For many large manufacturers, material conveyance has been the “last mile” for automation. That’s been the case for Denso, a Tier 1 automotive supplier that manufactures products ranging from spark plugs to fuel injectors in its 800,000-square-foot powertrain component production facility in Athens, Tenn. A renewed emphasis on improving manufacturing efficiencies and profitability, combined with a tight labor market, brought automated conveyance to the forefront.
Denso turned to Mobile Industrial Robots (MiR) to automate material conveyance and is now running six MiR250 autonomous mobile robots (AMRs) through two production areas, including transport to and from the warehouse, to support line-side manufacturing and facilities and spare parts transport. The company also has five MiR500s for anticipated new business.
Inefficiency drove the move to AMRs
Like most manufacturers, Denso is always looking for opportunities to boost productivity and efficiency. “We knew we had a lot of people that were getting paid to move parts all day long, walking carts from one place to the other,” said Travis Olinger, logistics and automation engineer in Denso’s Total Industrial Engineering (TIE) group. “But if we have people that are only conveying parts, then that’s a non-value-added activity, and we had plenty of open jobs for value-added activities within the production environment. We wanted to pay people to make parts for us that make us money, and not pay them to move parts that cost us money.”
Research showed that Denso associates were walking up to 12 miles per day, moving material between production and the warehouse, and spending about 60% of their time just pushing carts. As the team explored options for automated conveyance, it quickly became clear that automated guided vehicles (AGVs) and their infrastructure requirements and costs couldn’t meet Denso’s needs.
“We’re an extremely dynamic environment,” said Olinger. “We didn’t want to have to go through that entire infrastructure change every time we moved something. The autonomous mobile robot was key to us: to be able to navigate on its own, with quick mapping, quick changes.”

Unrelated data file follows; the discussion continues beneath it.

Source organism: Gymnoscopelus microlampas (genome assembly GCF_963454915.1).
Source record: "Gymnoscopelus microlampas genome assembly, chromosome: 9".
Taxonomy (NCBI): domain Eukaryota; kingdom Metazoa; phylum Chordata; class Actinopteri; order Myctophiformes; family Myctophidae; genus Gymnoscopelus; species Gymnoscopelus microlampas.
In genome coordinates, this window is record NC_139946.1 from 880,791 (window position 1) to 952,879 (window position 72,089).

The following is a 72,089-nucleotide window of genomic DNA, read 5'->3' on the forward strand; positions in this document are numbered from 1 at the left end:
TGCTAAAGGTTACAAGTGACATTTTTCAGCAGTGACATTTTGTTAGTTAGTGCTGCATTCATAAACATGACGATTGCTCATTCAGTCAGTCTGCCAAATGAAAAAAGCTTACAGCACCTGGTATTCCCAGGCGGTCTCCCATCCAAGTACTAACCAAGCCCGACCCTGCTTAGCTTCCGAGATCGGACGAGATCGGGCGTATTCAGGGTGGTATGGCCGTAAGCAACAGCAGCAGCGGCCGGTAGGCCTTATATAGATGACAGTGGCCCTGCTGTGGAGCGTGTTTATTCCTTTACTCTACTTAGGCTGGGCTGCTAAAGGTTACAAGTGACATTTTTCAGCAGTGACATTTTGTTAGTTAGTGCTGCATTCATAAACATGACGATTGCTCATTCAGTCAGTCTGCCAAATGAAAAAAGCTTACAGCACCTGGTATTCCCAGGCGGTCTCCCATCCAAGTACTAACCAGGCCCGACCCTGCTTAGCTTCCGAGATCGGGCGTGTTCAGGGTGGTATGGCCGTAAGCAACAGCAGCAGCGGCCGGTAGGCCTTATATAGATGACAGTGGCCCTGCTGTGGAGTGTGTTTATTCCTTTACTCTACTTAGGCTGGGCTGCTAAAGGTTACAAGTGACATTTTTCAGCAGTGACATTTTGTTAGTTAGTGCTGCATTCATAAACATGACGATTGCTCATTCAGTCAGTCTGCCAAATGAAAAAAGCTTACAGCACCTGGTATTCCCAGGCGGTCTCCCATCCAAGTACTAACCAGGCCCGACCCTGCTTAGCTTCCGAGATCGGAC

In-house testing on warehouse production conveyance
The team brought MiR and other AMRs in-house for testing, using the spark plug production lines as a pilot area. The processes included moving empty totes to production and fully finished kit totes back to the warehouse.
“We set up a test course and we ran [the robot] through the wringer,” said Robert Blackburn, project leader. “We were able to throw different things at it, different challenges, and get user feedback.”
The MiR250 had recently been introduced, and the team was attracted to its 2-mps speed, the payload of 250 kg to handle heavy metal parts, and the ability to navigate narrow spaces.
“Honestly, my initial concern was safety,” said Danny Thompson, logistics associate. “A lot of people were worried about them running into stuff or hitting something. I was very surprised at how well they responded to anything stopped — traffic or things that have blocked their pathway. The robot’s able to communicate and move out of the way or make adjustments — or even come to a complete stop and allow the other foot traffic to continue on.”
REST APIs integrated disparate systems
MiR partner Advanced Control Solutions (ACS) helped develop the third-party integration necessary to work with the REST API calls along with Denso’s internal software to integrate with production.
“We use Fleet for our maps for all of our mission creation and our locations,” said Olinger. “But we also wanted to be efficient with some proximity cueing and to allow the associates themselves to call for the robots and prioritize in FIFO [firstin, first-out] order. Also, the REST APIs enabled us to manage charging.”
Denso can prioritize robots based on charging status and use a decision tree when a mission is finished. The system looks for other missions available, checks for adequate charge percentage, and sends robots to missions or to charge as appropriate.
Denso has also been able to integrate the robot to automatically open the door in and out of a clean-room area, using the MiR I/O modules to send wireless signals to Wise Modules in the roll-up door controller. Fleet zones automatically send the appropriate signals via the I/O module when the robot approaches the door.
Associates were the key to success
To prepare for the MiR robot implementation, the TIE team studied the workers in the area to understand exactly what the job entailed, what aspects of the job could be carried out by a robot (conveyance), and what parts of the job would need to remain with the associate. From there, work elements were transferred until all conveyance could be handled by one associate. That person acted as the robot during the research period.
“The associate level was very much involved throughout the implementation of the MiR robots,” said Blackburn. “Once we knew that they could handle all the robot elements, we knew that the robot could then take its place and become that associate. That’s how the transition took place.”